Incredulously enough, a street in the eastern Ontario town of Ajax is named after a German naval officer who was an ardent Nazi and a keen supporter of Adolf Hitler. Langsdorff Drive bears the name of Hans Langsdorff, the captain of the Graf Spee, an ill-fated cruiser that engaged the British Navy in the first major naval battle of World War II.
The Graf Spee sank nine British merchant ships in the South Atlantic Ocean in the first few months of the war, which broke out on September 1, 1939 after Germany invaded Poland. But in the Battle of the River Plate off the coasts of Uruguay and Argentina in December of that year, the fate of the Graf Spee was sealed when it encountered a small flotilla of British warships.
In a fierce engagement, one of the British vessels, the Exeter, was severely damaged and forced to withdraw, while the Ajax and the Achilles sustained moderate damage. The Graf Spee got off relatively lightly, its fuel system having been crippled.
Langsdorff sailed into the neutral port of Montevideo for repairs, the Graff Spee shadowed by the Achille and Ajax. Informed by the Urguguayan government that he would have to leave within 72 hours, he scuttled the Graf Spee, fearing it would be no match for the British vessels lying in wait. He committed suicide in Buenos Aires a couple of days later. His crew was interned for the duration of the war.
The incident was the subject of a 1956 British feature film, Pursuit of the Graff Spee, starring Peter Finch and Anthony Quayle.
In his suicide note, Langsdorff wrote, “I can now only prove by my death that the fighting services of the Third Reich are ready to die for the honor of the flag. I shall face my fate with firm faith in the cause and the future of the nation and of my Führer.”
Ajax, east of Toronto, is named after one of the British ships that participated in the Battle of the River Plate. Oddly enough, one of its streets was called Graf Spee Lane until very recently. Last month, Ajax’s municipal council voted to rename Graf Spee Lane, but inexplicably chose to keep Langsdorff Drive’s name intact, despite a request by B’nai Brith Canada to rename it.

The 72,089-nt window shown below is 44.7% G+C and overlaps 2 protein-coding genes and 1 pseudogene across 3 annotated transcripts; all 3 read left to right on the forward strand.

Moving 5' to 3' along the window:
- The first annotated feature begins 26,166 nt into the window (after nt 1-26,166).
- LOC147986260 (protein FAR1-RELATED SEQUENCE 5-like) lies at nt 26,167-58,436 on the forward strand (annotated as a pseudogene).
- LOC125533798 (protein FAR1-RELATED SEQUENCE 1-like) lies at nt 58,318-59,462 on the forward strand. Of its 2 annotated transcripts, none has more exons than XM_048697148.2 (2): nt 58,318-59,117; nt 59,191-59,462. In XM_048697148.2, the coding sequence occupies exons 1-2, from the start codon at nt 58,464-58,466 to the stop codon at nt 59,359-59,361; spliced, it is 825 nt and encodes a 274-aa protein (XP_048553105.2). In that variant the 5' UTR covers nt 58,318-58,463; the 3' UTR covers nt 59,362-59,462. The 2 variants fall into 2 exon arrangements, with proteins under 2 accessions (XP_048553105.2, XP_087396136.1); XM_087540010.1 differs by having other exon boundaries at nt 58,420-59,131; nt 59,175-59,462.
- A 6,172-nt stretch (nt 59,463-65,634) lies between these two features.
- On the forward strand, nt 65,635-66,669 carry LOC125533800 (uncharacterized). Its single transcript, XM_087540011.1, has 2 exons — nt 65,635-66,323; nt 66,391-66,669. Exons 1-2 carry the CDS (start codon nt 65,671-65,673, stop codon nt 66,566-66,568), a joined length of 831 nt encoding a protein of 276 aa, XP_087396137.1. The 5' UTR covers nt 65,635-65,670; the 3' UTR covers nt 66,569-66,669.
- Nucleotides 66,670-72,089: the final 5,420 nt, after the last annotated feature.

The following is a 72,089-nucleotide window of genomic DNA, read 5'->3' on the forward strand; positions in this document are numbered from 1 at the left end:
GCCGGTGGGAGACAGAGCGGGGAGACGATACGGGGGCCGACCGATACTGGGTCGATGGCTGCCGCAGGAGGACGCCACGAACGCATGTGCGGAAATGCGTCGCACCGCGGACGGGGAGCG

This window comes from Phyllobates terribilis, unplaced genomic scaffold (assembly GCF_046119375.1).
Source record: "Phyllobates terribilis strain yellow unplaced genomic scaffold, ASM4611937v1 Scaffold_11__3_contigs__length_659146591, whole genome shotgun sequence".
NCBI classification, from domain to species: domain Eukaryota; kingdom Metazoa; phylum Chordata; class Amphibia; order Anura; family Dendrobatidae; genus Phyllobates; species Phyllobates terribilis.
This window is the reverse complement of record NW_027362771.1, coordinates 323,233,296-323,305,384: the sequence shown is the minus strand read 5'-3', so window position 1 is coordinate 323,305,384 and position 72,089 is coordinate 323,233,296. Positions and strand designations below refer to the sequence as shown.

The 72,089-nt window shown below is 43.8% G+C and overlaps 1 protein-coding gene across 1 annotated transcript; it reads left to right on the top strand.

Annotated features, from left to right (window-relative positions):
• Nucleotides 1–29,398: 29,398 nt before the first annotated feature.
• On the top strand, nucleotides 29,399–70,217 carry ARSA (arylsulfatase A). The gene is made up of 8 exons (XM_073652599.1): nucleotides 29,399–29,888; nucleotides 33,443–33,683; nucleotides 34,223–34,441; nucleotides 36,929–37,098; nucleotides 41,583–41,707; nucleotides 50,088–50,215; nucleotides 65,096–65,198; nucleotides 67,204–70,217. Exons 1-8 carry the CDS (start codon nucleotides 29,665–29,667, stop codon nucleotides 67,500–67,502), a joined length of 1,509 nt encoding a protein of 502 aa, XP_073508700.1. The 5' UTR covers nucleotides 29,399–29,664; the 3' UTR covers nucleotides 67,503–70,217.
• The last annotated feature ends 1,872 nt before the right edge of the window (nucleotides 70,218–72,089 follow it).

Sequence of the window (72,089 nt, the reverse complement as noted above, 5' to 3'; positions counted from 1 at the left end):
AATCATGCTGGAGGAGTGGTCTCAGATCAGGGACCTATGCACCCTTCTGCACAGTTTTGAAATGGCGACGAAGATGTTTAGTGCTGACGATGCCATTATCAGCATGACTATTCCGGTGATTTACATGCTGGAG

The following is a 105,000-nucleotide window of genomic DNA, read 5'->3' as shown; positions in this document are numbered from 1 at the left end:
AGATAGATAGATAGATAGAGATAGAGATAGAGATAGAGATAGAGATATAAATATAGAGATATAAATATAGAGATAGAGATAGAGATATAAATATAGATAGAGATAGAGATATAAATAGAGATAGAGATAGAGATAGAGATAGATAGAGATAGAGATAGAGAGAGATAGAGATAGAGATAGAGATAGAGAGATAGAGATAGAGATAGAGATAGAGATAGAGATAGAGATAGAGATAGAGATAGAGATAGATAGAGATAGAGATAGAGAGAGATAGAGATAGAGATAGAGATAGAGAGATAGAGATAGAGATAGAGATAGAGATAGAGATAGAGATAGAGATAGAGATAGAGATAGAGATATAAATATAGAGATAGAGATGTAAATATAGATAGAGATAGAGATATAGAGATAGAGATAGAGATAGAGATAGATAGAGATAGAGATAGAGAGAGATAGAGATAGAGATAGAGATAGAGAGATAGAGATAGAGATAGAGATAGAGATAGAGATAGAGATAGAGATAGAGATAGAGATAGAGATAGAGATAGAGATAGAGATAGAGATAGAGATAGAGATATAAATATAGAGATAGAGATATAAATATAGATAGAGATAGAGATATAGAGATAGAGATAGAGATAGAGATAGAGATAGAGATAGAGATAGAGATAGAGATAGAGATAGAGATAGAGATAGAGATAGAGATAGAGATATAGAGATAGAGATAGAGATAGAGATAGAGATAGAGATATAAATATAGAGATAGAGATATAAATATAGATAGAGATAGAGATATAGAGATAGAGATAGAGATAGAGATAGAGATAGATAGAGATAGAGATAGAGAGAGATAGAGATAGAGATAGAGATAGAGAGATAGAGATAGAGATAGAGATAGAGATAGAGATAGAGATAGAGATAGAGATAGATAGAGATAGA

It’s hard to understand why Ajax renamed Graf Spee Lane while keeping Langsdorff Drive. As B’nai Brith Canada’s chief executive officer, Michael Mostyn, correctly said, “There is no place for streets honoring Nazi combatants in Canada. While Hans Langsdorff was attacking Allied shipping in the South Atlantic, his comrades were murdering Jews and Poles en masse in occupied Poland. These were inseparable components of the overall Nazi war effort.”
Decency demands that Ajax should retire Langsdorff Drive and replace it with a far more appropriate name. I can make a suggestion. Why not rename it in honor of the anti-Nazi German resister Sophie Scholl? A member of the non-violent White Rose organization, she paid with her life for her unwavering beliefs and courage.
Regrettably, Langsdorff Drive is not the only thoroughfare in the province to bear such an objectionable name. Last year, a few residents of Puslinch, in southwestern Ontario, asked the township to rename Swastika Trail, a road which has borne this unfortunate name since the 1920s.
In retrospect, one can understand why Puslinch named a road after the swastika. In Hindu culture, it’s a good luck symbol. But the Nazis shamelessly perverted the swastika, converting it into an emblem of racial hatred and genocide. Today, the swastika is inextricably bound up with Nazi Germany rather than with the benevolent Indian version.
In calling for the removal of Swastika Trail’s name, some residents of Puslinch argued that the swastika has represented nothing less than hatred, white supremacy and antisemitism since the Nazi era in Germany.
Since no agreement was reached on how to handle their complaint, the case was referred to a divisional court.
“There is no doubt that, to many people in Canada in the 21st century, the swastika is an abhorrent symbol, reminiscent of the atrocities perpetrated by the Nazis,” the court said in its verdict. But the court added that the township had “acted lawfully when it voted not to change the name of the road.”
One can only hope that Puslinch will revisit its misguided decision and find another name for Swastika Trail. The good people of Puslinch should have no problem finding one.
I don’t know whether B’nai Brith Canada has petitioned the northern Ontario gold mining town of Swastika to change its name. Like Puslinch, Swastika derives its name from Hindu lore.
Founded in 1908, Swastika is now part of the town of Kirkland Lake. Swastika clings to its unusual name, but hasn’t the time come to bury it once and for all?